Stefan Guldin

Thin-layer chromatography (TLC) is one of the basic analytical procedures in chemistry and allows the demonstration of various chemical principles in an educational setting. An often-overlooked aspect of TLC is the capability to quantify isolated target compounds in an unknown sample.

Here, I will present a suitable route to implement quantitative analysis in a lesson plan, exemplified by absorbance-based quantification of the colorant Sudan IV and fluorescence-based quantification of rhodamine 6G, a fluorophore widely used in biotechnology. Students conduct TLC experiments following established protocols, take pictures of their TLC plates with mobile phones, and subsequently quantify the different compounds in the separate bands they observe. Meanwhile, we have developed a web-app titled that allows to easily upload images and analyse them using a simple browser-based interface. The web-app is now in v2 and already tested by users across the globe. We believe that this is a useful tool for students and hope to see it widely implemented in classrooms and labs.

1) A Toolkit to Quantify Target Compounds in Thin-Layer-Chromatography Experiments – N. Mac Fhionnlaoich, S. Ibsen, L.A. Serrano, A. Taylor, R. Qi and S. Guldin; Journal of Chemical Education vol. 95(12), pp. 2191-2196 (2018)
James S. Wright*, Jun Lai & Julie Hyde

UK universities are admitting increasing numbers of Chinese graduate and undergraduate students (with the likely exception of this year) in STEM subjects, who now make up a significant minority of our student population. In fact, dozens of UK universities now directly accept the Chinese University Entrance Exam (the “GaoKao”) in place of A-levels or the Baccalaureate; and in Sino-British joint institutes, a direct pathway for Chinese undergraduates from GaoKao to a British undergraduate education has been created.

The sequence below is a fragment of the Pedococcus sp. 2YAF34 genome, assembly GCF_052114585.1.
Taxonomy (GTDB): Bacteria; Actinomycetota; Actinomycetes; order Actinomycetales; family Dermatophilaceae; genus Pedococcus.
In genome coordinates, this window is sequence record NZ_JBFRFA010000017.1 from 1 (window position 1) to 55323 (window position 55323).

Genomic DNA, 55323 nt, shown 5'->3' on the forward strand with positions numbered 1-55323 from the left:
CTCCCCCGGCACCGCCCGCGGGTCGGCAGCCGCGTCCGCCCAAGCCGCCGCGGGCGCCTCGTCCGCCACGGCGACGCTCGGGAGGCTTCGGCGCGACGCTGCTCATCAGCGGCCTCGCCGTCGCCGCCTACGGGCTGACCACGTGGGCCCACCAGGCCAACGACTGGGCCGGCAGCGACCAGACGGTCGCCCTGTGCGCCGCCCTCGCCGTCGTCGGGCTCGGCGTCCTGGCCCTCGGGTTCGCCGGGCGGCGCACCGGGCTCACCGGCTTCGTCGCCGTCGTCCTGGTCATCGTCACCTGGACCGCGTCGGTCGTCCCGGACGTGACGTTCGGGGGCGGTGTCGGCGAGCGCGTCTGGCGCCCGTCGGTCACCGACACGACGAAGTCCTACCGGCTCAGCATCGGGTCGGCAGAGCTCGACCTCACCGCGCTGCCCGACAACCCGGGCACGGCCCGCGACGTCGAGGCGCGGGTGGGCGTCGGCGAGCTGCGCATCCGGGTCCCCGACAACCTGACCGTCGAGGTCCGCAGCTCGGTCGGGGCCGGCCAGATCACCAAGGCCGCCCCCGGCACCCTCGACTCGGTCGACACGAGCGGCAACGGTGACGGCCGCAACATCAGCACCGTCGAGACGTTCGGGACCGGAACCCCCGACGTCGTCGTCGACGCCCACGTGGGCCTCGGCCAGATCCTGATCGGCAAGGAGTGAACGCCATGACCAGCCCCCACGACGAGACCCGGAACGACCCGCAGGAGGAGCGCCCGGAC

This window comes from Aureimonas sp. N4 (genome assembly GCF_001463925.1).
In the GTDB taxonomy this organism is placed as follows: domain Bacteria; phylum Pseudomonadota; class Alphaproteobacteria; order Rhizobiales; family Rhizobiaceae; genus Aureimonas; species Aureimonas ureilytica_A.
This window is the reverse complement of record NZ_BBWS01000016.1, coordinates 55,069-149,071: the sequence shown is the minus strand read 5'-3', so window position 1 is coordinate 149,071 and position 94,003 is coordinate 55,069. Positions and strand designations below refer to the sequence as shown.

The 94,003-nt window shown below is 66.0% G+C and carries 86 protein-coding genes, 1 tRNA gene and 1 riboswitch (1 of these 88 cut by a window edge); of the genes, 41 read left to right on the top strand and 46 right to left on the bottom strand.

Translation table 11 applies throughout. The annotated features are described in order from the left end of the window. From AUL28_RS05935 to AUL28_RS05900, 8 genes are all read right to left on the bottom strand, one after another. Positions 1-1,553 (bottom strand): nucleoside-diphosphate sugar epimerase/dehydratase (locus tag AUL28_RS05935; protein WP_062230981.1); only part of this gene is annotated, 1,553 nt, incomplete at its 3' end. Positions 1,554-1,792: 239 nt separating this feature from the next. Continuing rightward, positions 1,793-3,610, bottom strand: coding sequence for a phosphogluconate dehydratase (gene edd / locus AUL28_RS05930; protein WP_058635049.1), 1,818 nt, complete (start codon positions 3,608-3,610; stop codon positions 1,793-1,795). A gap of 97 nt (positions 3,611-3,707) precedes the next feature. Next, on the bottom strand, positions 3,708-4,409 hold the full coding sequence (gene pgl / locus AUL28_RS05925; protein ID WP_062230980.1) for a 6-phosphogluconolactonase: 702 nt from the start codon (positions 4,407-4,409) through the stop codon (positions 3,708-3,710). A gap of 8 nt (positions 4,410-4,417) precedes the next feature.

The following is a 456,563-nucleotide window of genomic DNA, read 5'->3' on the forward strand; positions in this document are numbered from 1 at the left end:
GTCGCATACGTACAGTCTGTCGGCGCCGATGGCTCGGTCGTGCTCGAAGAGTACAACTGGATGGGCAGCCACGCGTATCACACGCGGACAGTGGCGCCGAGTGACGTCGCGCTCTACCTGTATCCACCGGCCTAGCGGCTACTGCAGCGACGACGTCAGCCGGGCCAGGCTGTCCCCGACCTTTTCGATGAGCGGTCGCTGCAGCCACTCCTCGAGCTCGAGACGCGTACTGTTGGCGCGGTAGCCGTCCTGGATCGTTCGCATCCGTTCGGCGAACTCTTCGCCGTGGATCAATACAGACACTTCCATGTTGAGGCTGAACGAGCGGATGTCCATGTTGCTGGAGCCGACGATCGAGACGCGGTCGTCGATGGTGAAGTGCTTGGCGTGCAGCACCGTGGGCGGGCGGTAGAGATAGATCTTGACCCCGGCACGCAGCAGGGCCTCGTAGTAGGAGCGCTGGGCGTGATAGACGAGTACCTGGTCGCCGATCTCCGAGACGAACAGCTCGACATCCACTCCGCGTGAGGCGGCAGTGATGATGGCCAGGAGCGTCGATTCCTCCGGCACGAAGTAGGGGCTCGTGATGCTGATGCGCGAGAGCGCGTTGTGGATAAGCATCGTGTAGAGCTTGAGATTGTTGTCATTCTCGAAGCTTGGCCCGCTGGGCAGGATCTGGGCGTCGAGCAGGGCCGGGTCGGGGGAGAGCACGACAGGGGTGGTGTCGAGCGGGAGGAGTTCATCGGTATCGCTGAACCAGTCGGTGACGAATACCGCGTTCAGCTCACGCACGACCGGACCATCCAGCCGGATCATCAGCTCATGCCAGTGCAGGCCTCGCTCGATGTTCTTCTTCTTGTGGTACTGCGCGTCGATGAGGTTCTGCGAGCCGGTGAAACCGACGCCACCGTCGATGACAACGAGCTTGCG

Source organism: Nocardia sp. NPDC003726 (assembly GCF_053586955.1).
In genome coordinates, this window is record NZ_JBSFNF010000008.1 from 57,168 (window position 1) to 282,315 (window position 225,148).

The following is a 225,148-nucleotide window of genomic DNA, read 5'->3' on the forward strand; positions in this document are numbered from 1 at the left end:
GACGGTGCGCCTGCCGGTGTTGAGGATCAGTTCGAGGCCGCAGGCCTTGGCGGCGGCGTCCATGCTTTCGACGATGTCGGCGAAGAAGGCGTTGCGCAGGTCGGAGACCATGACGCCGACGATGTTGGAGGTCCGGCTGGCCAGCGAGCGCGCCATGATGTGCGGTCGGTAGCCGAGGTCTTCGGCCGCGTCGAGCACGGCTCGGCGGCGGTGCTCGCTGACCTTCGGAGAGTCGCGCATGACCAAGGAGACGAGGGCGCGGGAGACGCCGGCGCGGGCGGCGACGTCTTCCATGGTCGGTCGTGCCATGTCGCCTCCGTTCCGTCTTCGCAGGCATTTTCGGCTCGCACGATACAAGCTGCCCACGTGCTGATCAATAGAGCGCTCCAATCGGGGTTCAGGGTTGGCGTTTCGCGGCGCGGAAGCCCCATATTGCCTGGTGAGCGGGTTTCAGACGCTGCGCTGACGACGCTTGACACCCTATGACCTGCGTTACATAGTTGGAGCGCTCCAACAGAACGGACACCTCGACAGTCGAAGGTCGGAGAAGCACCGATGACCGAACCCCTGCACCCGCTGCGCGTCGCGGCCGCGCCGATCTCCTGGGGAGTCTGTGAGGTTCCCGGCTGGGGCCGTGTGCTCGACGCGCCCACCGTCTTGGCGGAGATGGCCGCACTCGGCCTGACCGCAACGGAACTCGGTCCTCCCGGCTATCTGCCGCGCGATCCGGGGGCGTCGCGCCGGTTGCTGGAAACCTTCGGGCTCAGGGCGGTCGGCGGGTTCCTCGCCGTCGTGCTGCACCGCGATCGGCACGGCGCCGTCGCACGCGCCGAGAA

Do we as UK HE practitioners truly understand the nature of a GaoKao in Chemistry? If not, how can we create a suitable environment for their transition to studying a UK Chemistry degree? Assumptions that difficulties in acculturation, classroom interaction and knowledge of the theory are driven only by language barriers or ‘cultural factors’ are at best reductionist, and at worst wrong. Understanding the Chemistry curriculum these students meet in High School and their learning environment is essential.

This study brings together: translated official curricula from across Mainland China and teaching experience from Sino-foreign joint institutes to present an overview of the GaoKao Chemistry experience, and comment on its effect on transition to UK HE.

Significant regional variations in Chinese regional curricula and practice are found; students coming from different parts of China have surprisingly different GaoKao Chemistry experiences. The format of examinations, their typical content and development of transferrable skills is also examined. The study concludes with recommendations for UK HE Chemistry practitioners on facilitating Chinese learners’ transition to UK Chemistry HE.